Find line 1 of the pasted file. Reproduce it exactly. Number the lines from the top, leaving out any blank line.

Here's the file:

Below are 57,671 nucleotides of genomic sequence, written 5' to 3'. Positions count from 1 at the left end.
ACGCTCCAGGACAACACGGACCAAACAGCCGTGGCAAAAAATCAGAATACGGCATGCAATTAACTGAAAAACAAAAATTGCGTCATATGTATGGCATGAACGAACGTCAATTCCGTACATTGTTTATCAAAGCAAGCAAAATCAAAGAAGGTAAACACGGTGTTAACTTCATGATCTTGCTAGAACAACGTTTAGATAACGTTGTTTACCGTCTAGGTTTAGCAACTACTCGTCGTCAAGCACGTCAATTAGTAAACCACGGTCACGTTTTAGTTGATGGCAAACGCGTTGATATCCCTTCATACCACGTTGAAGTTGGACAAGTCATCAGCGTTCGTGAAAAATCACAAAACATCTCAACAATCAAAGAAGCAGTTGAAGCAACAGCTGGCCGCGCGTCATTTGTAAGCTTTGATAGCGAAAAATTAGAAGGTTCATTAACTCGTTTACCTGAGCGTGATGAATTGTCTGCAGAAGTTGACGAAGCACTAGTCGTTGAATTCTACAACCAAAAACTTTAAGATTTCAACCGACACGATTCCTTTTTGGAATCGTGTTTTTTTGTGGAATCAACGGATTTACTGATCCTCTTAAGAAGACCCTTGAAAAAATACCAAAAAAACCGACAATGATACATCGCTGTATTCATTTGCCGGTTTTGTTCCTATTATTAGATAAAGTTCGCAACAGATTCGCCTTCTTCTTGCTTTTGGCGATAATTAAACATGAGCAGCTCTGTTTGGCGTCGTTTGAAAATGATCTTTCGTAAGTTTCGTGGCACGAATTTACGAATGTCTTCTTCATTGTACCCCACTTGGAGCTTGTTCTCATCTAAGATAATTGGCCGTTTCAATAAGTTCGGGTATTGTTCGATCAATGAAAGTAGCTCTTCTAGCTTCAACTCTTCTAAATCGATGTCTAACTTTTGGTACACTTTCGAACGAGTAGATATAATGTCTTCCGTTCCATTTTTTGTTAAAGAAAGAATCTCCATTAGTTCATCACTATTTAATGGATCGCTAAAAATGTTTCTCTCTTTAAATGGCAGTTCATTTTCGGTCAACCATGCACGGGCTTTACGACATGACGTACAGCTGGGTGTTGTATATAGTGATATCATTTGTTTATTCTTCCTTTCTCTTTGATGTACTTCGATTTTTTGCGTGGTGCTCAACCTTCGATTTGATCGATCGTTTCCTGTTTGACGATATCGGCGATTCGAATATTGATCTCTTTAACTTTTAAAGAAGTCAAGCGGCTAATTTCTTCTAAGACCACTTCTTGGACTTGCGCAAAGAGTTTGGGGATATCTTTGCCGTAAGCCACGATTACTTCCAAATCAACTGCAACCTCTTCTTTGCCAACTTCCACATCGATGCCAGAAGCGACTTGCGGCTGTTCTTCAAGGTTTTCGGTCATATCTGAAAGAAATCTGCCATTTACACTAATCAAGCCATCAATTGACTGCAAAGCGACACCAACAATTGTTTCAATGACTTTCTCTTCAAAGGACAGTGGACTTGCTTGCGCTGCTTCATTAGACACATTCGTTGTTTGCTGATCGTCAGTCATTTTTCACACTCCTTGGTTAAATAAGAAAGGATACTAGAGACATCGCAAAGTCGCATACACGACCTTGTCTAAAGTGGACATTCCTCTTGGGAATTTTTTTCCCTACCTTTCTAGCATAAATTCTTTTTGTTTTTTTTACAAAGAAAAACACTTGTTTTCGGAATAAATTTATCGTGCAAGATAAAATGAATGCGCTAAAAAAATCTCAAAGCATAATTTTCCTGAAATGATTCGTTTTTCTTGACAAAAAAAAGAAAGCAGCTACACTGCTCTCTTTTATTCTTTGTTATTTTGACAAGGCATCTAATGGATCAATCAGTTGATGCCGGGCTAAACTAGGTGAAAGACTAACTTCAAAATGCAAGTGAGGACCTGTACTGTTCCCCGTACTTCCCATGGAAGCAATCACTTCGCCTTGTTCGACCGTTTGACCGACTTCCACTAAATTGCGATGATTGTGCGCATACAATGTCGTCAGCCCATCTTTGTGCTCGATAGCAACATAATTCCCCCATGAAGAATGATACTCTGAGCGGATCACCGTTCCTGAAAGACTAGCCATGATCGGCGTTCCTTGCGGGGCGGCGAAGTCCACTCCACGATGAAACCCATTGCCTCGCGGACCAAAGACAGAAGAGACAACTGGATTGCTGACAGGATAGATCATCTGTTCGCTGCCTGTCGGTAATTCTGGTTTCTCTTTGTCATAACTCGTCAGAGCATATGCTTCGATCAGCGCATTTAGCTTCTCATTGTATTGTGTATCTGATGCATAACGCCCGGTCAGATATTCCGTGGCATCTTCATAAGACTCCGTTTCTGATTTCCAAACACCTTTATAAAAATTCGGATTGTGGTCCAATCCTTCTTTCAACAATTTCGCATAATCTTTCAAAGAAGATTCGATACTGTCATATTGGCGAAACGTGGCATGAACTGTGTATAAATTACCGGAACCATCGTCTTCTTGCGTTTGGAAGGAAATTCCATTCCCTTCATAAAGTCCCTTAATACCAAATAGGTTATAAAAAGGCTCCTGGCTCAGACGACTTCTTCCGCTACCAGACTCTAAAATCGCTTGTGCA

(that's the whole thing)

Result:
Below are 57,671 nucleotides of genomic sequence, written 5' to 3'. Positions count from 1 at the left end.